IPO activity is hotting up

by Graeme Evans from interactive investor |

US tech firms are listing like crazy. Now London has got involved. Here are the companies to watch.

While UK investors have been starved of IPO action so far in 2019, the situation on Wall Street could hardly be more different amid a potential stampede of big-name share issues.

Ride-hailing service Lyft (NASDAQ:LYFT) beat much bigger rival Uber to the starting grid for what should be a flurry of major technology start-up listings in 2019, although it continues to trade either side of its IPO price. Pinterest has confirmed its $11 billion (£8.6 billion) float, while Airbnb and Palantir are also due to defy choppy market conditions in a tech-driven IPO resurgence that is drawing parallels with the dotcom boom.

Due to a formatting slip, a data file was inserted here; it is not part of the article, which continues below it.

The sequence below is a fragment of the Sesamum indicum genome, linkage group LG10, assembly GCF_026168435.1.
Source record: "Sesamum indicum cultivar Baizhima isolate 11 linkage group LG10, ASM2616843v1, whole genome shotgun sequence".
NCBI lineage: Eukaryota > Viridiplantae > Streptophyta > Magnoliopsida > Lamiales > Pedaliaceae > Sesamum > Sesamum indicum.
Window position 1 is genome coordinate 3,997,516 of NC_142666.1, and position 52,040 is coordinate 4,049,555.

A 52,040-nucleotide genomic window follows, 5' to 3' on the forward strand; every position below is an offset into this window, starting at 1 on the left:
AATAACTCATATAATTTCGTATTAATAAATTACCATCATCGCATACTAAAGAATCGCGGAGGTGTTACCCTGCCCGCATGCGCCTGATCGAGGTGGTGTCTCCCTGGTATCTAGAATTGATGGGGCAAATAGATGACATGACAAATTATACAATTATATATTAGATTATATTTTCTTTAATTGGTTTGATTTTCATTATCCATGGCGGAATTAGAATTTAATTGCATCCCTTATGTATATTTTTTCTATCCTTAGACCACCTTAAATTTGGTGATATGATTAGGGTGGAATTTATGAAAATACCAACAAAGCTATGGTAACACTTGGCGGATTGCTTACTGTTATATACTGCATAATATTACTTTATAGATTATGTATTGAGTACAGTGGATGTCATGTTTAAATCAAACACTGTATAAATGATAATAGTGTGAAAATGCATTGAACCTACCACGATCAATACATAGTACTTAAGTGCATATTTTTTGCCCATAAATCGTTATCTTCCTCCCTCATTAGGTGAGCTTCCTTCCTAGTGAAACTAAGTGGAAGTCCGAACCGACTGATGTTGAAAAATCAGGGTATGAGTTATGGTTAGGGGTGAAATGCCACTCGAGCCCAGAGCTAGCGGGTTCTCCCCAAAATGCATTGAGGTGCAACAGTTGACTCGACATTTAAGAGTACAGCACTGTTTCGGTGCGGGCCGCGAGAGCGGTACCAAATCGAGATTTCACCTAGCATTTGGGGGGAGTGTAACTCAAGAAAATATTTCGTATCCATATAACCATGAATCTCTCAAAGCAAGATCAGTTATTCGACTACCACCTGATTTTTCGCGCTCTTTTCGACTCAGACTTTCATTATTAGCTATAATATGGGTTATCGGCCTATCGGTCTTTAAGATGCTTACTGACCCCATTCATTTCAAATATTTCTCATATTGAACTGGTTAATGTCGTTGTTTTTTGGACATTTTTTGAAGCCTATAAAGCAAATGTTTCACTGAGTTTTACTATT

This is in contrast to the slim IPO pickings on offer in the UK at the moment, with recent action limited to AIM-listed pharma data analytics company Diaceutics (LSE:DXRX) and main market law firm DWF (LSE:DWF).

However, even in the UK, things may be picking up. Café-bar chain Loungers, which runs the Lounge and Cosy Club brands, has just confirmed plans to float by the end of this month, and could be worth around £250 million. 

And today, we had confirmation that Finablr, the financial services firm which owns the Travelex and UAE Exchange Centre brands, could be coming to London. The company, set up Abu Dhabi-based Indian billionaire Bavaguthu Raghuram Shetty, is after $200 million of new money.